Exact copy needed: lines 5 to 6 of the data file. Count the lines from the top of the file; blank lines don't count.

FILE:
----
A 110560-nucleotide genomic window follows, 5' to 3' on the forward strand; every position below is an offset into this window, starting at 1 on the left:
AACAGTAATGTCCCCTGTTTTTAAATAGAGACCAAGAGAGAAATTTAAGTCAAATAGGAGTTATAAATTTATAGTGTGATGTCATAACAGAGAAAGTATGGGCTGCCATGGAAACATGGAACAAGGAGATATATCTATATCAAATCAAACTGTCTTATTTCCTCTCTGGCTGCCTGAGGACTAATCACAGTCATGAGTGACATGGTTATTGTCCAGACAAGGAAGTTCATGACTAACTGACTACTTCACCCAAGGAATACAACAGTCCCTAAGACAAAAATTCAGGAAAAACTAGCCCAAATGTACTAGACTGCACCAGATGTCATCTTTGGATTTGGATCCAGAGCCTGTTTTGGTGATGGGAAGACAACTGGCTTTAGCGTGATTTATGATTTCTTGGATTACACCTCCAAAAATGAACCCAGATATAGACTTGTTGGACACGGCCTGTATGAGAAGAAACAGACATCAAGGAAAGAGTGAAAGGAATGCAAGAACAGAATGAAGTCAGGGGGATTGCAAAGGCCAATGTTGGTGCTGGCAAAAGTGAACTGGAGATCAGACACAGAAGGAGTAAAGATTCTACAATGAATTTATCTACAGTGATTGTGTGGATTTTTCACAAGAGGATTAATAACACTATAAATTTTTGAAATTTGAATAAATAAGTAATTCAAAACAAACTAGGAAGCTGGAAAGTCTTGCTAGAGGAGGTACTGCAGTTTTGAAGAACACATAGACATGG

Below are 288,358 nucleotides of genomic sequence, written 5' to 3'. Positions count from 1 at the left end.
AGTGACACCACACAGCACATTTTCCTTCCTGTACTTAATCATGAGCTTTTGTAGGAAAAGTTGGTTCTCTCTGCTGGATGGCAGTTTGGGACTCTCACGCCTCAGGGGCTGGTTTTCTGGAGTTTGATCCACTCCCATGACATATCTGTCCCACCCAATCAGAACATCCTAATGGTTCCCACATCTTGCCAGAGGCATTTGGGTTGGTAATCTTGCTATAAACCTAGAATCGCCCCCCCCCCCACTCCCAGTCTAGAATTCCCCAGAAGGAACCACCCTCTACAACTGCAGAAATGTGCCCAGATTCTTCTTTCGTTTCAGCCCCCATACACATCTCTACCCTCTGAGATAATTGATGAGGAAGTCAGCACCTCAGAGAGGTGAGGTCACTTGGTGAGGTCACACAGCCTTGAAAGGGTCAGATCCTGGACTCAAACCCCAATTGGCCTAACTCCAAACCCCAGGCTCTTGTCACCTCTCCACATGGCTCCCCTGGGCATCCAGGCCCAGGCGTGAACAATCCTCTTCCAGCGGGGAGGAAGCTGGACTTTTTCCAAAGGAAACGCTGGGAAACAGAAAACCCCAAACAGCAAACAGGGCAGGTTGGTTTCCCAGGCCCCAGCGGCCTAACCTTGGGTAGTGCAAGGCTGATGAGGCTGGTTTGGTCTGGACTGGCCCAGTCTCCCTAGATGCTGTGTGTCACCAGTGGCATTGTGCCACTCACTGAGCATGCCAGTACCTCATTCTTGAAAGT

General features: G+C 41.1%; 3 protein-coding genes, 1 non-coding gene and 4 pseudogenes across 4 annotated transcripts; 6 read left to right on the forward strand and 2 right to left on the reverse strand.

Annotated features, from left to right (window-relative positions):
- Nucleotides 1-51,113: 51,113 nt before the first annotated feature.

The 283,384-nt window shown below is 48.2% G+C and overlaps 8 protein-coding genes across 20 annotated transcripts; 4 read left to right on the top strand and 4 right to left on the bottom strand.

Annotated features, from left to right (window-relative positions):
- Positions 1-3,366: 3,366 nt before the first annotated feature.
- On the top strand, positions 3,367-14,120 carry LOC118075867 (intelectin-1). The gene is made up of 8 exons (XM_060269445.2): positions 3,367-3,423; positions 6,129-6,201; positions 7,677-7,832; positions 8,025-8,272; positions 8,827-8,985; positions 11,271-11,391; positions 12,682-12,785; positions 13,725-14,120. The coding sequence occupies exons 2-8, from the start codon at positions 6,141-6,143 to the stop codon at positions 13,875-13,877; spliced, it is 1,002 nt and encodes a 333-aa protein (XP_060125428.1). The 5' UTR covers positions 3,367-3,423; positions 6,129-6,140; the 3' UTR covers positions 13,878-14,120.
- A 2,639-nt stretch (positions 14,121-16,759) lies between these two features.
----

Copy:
General features: G+C 41.1%; 3 protein-coding genes, 1 non-coding gene and 4 pseudogenes across 4 annotated transcripts; 6 read left to right on the forward strand and 2 right to left on the reverse strand.

Annotated features, from left to right (window-relative positions):